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re:Virals 31

Welcome to re:Virals, The Haiku Foundation’s weekly poem commentary feature on some of the finest haiku ever written in English. This week’s poem was

     radiation leak moonlight on the fuel rods
          — Melissa Allen, Haiku in English: The First Hundred Years (2013)

Alan Summers sums this up tersely:

Where moonlight meets death . . .

And Marion Clarke, nearly as tersely, discerns its message:

In just seven words this monoku reveals a disaster. The moon is a spotlight, highlighting from space the devastation that man has caused on earth. Effective and alarming.

Jo McInerney shows us exactly how the poem is constructed:

Nuclear energy with its destructive capacity in terms of weaponry and waste disposal cast its fearful shadow over the second half of the twentieth century. With non-proliferation treaties and the break-up of the Soviet Union, other fears have come to bulk larger in popular consciousness. Indeed nuclear power is now proposed as a clean replacement for that generated using fossil fuels.

Allen’s haiku deftly brings these conflicting potentials into vivid juxtaposition. The first word of the monoku — radiation — continues to evoke the dread first felt in the aftermath of Hiroshima and Nagasaki. A dread fed by periodic later disasters such as Chernobyl and Fukushima. Its second word — leak — extends this fear, suggesting the insidious spread of a poison that can be neither seen nor felt yet can kill and maim into subsequent generations.

Often in monoku, a particular word functions as a pivot, being able to be attached to the words that precede it to create one meaning, and to those that follow it for another. This is almost the case with leak; however, the reader’s attempt to shift from a radiation leak to moonlight leaking is thwarted. For this reading to be possible, Allen would have to have written radiation leaks. Instead, what we are left with is a caesura after leak. Thus there is a disjunction between radiation leak and moonlight which seems appropriate as the latter is beautiful and benign and the former is profoundly not.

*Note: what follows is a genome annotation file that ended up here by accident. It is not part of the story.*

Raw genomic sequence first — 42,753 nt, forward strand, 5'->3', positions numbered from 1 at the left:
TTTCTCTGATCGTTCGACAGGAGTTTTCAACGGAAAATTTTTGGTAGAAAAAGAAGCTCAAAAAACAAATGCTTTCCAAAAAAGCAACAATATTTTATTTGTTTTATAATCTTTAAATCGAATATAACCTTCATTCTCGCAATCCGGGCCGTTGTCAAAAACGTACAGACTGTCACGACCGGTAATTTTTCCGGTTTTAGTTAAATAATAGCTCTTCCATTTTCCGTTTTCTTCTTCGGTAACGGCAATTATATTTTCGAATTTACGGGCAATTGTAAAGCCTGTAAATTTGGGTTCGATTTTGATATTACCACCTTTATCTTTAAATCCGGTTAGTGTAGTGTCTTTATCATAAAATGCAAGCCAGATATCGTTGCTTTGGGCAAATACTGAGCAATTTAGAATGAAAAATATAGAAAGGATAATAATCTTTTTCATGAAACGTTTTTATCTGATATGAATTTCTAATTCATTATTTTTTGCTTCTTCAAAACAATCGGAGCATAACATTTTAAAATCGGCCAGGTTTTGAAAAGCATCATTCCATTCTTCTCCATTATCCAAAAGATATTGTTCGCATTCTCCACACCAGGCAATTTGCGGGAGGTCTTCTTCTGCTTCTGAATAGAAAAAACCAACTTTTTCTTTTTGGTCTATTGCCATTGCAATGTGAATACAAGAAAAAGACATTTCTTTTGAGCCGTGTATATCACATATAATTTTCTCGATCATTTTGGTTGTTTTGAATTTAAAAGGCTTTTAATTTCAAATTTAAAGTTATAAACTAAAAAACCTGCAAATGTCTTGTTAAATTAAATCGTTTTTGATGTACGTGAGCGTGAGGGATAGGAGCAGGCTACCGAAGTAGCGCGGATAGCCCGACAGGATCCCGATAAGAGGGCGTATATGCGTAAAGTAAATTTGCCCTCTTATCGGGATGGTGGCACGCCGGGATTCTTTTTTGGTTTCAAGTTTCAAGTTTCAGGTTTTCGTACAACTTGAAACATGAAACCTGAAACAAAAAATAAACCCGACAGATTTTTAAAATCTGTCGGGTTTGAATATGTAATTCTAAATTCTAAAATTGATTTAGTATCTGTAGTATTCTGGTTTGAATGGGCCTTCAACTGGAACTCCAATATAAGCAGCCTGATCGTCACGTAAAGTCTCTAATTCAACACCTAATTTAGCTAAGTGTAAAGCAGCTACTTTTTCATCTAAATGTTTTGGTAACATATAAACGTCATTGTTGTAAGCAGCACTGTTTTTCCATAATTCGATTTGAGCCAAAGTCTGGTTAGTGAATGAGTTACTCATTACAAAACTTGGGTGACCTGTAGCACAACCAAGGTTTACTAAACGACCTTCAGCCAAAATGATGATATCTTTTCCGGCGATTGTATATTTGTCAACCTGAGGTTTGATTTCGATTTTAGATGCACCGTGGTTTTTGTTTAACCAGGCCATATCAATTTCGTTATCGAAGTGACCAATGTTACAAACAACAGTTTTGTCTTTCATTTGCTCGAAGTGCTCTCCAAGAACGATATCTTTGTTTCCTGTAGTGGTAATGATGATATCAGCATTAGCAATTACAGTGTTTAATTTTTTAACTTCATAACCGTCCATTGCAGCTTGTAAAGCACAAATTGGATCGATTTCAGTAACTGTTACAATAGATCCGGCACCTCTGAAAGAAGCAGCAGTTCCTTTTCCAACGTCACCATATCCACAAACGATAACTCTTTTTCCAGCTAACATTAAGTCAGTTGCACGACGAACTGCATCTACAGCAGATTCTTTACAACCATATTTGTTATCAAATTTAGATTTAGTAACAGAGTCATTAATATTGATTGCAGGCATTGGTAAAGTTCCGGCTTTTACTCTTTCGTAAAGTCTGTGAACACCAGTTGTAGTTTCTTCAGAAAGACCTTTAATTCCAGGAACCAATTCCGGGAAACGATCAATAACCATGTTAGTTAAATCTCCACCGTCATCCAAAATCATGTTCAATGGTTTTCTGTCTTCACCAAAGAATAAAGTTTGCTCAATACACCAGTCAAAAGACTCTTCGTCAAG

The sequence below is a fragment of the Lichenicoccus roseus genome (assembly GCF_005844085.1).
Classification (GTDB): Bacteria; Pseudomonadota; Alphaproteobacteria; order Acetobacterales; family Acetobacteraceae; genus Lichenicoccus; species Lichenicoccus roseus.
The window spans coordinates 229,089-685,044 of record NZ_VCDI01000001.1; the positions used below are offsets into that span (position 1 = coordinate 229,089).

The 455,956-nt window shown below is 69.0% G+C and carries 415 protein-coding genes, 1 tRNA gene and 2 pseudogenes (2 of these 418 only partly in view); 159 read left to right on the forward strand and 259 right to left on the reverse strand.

Allen then disturbs our expectations again and has the moonlight fall across fuel rods. What is the intended effect of this? A benison? A suggestion that our fears are misplaced? Perhaps. But for this reader, at least, the effect is ironic. Moonlight is, like radiation, tasteless and odourless, unable to be touched, yet, unlike radiation, it is completely without harm. This poem ultimately seems a warning not to mistake the continuing threat of nuclear energy for something innocuous.

But Stella Pierides brings it all the way back to redemption:

In current usage, the word leak refers to a variety of situations: from leaking a document and bringing into the light a secret, to taking a leak, to a wasteful dripping of water, to seepage of radiation. This poem, with its radiation leak, immediately opens up a danger zone. Step in at your peril into an image that gives rise to paralyzing fears, to the dead zones of Chernobyl, Fukushima; to the forbidden zones. Anything could happen here.

From a leak to a fireball, from the atom to the apocalyptic mushroom cloud, you could be walking into a minefield of the results of unbridled ambition and unscrupulous greed, a Faustian deal . . . Whether the leak is from a technological or scientific project, where man sees himself tirelessly bent on expanding knowledge and power over nature, finding solutions to the human problems of illness, poverty, and environmental degradation; whether hubris or dedication to the common good, here is a consequence: the spewing of poisonous material, the fall into a dark, man-made Hell.

But now the poet brings moonlight on the scene. Like a benevolent, all-seeing Eye of God, moonlight bathes the fuel rods in light we associate with understanding, with cool logic, in forgiveness. I am reminded of the Greek poet Yiannis Ritsos’ Moonlight Sonata, where moonlight hides smaller-scale follies such as showing white hair as golden, at the same time relentessly intensifying shadows. In Allen’s poem too, moonlight is both kind and cooling, as well as relentless and permanent, not allowing the fuel rods to hide in the shadows. An image burned into the mind.

Note that the fuel rods are not spent. The young man in Ritsos’ poem too, is present all through the poem, at the end leaving full of energy, bursting into laughter as he walks away. Life continues in its boundless energy, in its perpetual flow, beyond leaks, beyond the night, beyond our human follies, beyond life itself.


As this week’s winner, Stella gets to choose next week’s poem, which you’ll find below. We invite you to write a commentary to it. It may be as long or short, academic or spontaneous, serious or silly, public or personal as you like. We will select out-takes from the best of these. And the very best will be reproduced in its entirety and take its place as part of the THF Archives. Best of all, the winning commentator gets to choose the next poem for commentary.

Anyone can participate. A new poem will appear each Friday morning. Simply put your commentary in the Contact box by the following Tuesday midnight (Eastern US Time Zone). Please use the subject header “re:Virals” so we know what we’re looking at. We look forward to seeing some of your favorite poems — and finding out why!

re:Virals 31:

     when the river is as slow
     as the night
          — Burnell Lippy, The Heron's Nest XVIII.1 (2016)
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